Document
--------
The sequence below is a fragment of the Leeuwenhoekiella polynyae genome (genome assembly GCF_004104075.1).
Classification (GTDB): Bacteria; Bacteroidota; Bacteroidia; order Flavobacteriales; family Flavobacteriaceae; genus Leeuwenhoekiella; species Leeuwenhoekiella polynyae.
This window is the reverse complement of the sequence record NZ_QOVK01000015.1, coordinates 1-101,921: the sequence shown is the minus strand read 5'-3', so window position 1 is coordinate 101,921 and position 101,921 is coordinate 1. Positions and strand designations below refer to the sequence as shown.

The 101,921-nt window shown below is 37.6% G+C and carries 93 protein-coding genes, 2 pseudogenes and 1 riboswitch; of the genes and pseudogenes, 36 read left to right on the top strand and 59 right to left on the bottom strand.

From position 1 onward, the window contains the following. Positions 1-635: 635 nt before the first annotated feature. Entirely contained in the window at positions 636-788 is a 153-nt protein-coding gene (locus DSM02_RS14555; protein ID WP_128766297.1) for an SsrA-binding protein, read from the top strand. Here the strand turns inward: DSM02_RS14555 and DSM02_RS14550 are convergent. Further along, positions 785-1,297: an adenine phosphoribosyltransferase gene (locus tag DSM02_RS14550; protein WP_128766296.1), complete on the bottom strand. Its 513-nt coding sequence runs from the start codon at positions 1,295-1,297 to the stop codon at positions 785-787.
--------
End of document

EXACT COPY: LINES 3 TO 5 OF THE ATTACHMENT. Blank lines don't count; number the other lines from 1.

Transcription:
This window is the reverse complement of the sequence record NZ_QOVK01000015.1, coordinates 1-101,921: the sequence shown is the minus strand read 5'-3', so window position 1 is coordinate 101,921 and position 101,921 is coordinate 1. Positions and strand designations below refer to the sequence as shown.

The 101,921-nt window shown below is 37.6% G+C and carries 93 protein-coding genes, 2 pseudogenes and 1 riboswitch; of the genes and pseudogenes, 36 read left to right on the top strand and 59 right to left on the bottom strand.

From position 1 onward, the window contains the following. Positions 1-635: 635 nt before the first annotated feature. Entirely contained in the window at positions 636-788 is a 153-nt protein-coding gene (locus DSM02_RS14555; protein ID WP_128766297.1) for an SsrA-binding protein, read from the top strand. Here the strand turns inward: DSM02_RS14555 and DSM02_RS14550 are convergent. Further along, positions 785-1,297: an adenine phosphoribosyltransferase gene (locus tag DSM02_RS14550; protein WP_128766296.1), complete on the bottom strand. Its 513-nt coding sequence runs from the start codon at positions 1,295-1,297 to the stop codon at positions 785-787.